New York Noise: Radical Jewish Music and the Downtown Scene by Tamar Barzel

New York Noise: Radical Jewish Music and the Downtown Scene by Tamar Barzel

New York Noise: Radical Jewish Music and the Downtown Scene by Tamar BarzelThe book at Amazon

Coined in 1992 by composer/saxophonist John Zorn, “Radical Jewish Culture,” or RJC, became the banner under which many artists in Zorn’s circle performed, produced, and circulated their music. New York’s downtown music scene, part of the once-grungy Lower East Side, has long been the site of cultural innovation. It is within this environment that Zorn and his circle sought to combine, as a form of social and cultural critique, the unconventional, uncategorizable nature of downtown music with sounds that were recognizably Jewish. Out of this movement arose bands, like Hasidic New Wave and Hanukkah Bush, whose eclectic styles encompassed neo-klezmer, hardcore and acid rock, neo-Yiddish cabaret, free verse, free jazz, and electronica. Though relatively fleeting in rock history, the “RJC moment” produced a six-year burst of conversations, writing, and music—including festivals, international concerts, and nearly two hundred new recordings. During a decade of research, Tamar Barzel became a frequent visitor at clubs, post-club hangouts, musicians’ dining rooms, coffee shops, and archives. Her book describes the way RJC forged a new vision of Jewish identity in the contemporary world, one that sought to restore the bond between past and present, to interrogate the limits of racial and gender categories, and to display the tensions between secularism and observance, traditional values and contemporary concerns.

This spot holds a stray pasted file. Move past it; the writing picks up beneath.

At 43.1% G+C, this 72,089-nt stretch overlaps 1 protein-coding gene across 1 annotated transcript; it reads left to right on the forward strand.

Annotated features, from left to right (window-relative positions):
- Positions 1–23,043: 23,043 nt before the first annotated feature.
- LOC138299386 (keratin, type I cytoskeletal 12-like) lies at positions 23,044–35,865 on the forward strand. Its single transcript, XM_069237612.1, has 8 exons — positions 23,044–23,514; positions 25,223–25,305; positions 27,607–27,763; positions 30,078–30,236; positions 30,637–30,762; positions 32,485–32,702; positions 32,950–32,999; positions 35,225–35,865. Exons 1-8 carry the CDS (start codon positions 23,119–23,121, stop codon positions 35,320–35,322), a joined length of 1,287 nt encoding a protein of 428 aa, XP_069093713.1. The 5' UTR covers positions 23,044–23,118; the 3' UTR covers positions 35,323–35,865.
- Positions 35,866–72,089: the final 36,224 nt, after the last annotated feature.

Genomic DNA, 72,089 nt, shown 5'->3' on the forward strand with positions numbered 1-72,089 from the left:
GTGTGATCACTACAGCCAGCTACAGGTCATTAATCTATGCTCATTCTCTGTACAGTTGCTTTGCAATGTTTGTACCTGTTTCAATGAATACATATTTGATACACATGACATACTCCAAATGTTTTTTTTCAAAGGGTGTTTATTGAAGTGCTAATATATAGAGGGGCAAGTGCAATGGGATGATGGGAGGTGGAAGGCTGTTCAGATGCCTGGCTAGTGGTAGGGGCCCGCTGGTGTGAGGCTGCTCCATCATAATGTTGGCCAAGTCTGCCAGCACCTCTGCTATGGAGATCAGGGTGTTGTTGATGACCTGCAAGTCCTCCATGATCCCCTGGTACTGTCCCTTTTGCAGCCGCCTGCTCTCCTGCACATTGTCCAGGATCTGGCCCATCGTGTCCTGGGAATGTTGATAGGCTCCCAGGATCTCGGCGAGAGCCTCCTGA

Review at Jewish Book Council:

Based on years of field study, interviews, and participation in the downtown scene about which she writes, Tamar Barzel presents a scholarly and often highly technical account of the emergence of what she calls “a radical Jewish culture” moment among musicians on New York’s Lower East Side in the late 1980s and early 1990s. At this time, artists like John Zorn, Sharon Topper, Anthony Coleman, and Shelley Hirsch began to express their Jewish heritage and identities through their compositions and performance pieces. Their “moment” reached its apogee in the Radical Jewish Cultural Festival organized by John Zorn, in of all places, Munich, Germany, in 1992 and then mounted closer to home at the group’s unofficial headquarters, the Knitting Factory.

You may also like...

Leave a Reply

Your email address will not be published. Required fields are marked *

This site uses Akismet to reduce spam. Learn how your comment data is processed.